Wednesday, December 8, 2021

Property Prices Grow at the Fastest Rate Since 2004

Australian house prices officially grew by 13.5% over the past 12 months, making it the most significant annual gain we’ve seen since 2004.

Once again, houses have strongly outperformed units, with Sydney, Hobart, Darwin, and Canberra the standout performers over the last financial year, seeing gains of nearly 20% across the board, according to the latest data from CoreLogic.

In June, dwelling values increased in all the major capital cities and regional Australia; however, certain areas are starting to see momentum slowing down. Each capital city saw an uplift in dwelling values, ranging from a 3.0% rise in Hobart to a more subdued 0.2% increase in Perth.

Change in Dwelling Values - June 2021

Source: CoreLogic

It continues to be the top-end of the housing market, particularly in places like Sydney and Melbourne, leading to the uptrend in price appreciation. Notably, the bottom end of the market, generally built around the first home buyer market, has clearly started to ease off.

Much of the gains from this end of the market came on the back of the numerous Government incentives, which effectively bought demand forward.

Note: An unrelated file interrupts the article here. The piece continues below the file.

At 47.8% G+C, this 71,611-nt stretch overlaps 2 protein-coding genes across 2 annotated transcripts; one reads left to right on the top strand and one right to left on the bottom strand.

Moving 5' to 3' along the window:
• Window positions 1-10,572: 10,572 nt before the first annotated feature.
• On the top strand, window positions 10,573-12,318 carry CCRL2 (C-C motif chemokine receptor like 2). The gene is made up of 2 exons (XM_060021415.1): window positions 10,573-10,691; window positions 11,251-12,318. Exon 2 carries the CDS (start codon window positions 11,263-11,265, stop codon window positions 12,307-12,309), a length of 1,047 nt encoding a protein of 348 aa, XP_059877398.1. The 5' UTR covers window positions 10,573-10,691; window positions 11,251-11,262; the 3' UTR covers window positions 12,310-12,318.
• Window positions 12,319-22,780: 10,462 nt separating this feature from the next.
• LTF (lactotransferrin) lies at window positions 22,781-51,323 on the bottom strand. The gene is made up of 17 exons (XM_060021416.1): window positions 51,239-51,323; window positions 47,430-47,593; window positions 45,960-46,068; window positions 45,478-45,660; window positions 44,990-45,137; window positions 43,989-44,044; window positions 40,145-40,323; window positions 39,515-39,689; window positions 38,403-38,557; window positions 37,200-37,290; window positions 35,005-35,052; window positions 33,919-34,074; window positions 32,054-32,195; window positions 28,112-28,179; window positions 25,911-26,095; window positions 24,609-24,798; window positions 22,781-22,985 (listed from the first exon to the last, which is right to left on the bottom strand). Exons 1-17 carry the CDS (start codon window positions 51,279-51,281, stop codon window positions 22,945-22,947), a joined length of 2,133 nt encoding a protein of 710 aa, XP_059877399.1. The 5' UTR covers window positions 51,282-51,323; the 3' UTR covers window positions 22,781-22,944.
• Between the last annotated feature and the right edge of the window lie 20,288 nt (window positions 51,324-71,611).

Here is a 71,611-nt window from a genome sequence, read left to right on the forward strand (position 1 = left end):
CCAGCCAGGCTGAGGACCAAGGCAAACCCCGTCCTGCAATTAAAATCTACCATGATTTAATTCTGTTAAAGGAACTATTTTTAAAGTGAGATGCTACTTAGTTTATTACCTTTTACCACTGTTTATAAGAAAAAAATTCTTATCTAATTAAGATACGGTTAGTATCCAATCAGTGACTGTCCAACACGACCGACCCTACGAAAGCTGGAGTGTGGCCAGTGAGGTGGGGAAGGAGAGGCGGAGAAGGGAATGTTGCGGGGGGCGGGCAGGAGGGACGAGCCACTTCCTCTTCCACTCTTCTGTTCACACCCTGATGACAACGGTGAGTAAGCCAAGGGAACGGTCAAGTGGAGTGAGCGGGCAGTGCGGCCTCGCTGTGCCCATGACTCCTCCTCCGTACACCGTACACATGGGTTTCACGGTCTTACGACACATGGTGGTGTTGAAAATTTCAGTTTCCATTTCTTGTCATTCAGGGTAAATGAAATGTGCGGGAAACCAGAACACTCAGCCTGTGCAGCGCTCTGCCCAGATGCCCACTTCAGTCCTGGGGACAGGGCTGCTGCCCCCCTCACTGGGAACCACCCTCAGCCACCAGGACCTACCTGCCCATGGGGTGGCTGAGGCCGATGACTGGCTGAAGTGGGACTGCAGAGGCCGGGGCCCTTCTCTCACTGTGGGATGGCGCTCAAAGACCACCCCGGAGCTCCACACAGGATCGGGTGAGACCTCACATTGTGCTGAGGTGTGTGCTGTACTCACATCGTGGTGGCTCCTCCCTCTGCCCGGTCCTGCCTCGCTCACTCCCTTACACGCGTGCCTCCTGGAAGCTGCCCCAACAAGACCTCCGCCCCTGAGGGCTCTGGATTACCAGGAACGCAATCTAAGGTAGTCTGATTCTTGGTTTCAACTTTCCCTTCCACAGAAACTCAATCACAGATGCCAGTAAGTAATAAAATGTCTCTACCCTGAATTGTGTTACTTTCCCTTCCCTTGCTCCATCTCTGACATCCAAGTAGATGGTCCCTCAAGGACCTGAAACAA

The record low cost of finance continues to be the main driver of the upper end of the market, along with the fact that supply levels are still very tight.

New Listings & Total Listings - June 2021

Source: CoreLogic

Head of Research at CoreLogic, Elize Owen, notes that supply levels are still well below historical levels.

“The latest listings count from CoreLogic indicates that in the 28 days to June 27th, total advertised stock remained 24.4% below the five-year average. This dynamic of strong consumer demand, and low housing supply, continues to create some urgency among buyers.”

Perth and Darwin Lagging

The loss of momentum is seen most clearly in the two mining states of WA and the Northern Territory.

For Perth dwellings, the monthly growth rate in values had averaged 1.4% between January and May 2021 but fell to 0.2% through June. Across Darwin, the monthly growth rate in dwelling values averaged 2.1% between January and May but was just 0.8% through June.

“The key to understanding the softer performance in these resource-based markets may be a slightly different supply-demand dynamic compared to the other capital cities and regions,” says Ms Owen.

“CoreLogic monitors a ‘sales to new listings ratio, which divides the monthly volume of settled sales by new listings brought to market. The sales to new listings ratio have averaged 1.1 across Darwin and Perth for the past three months. While the implication is that there are 1.1 sales for each new listing, which could be enough to elicit further growth in dwelling values, these are the lowest sales to new listings results of the capital city markets.

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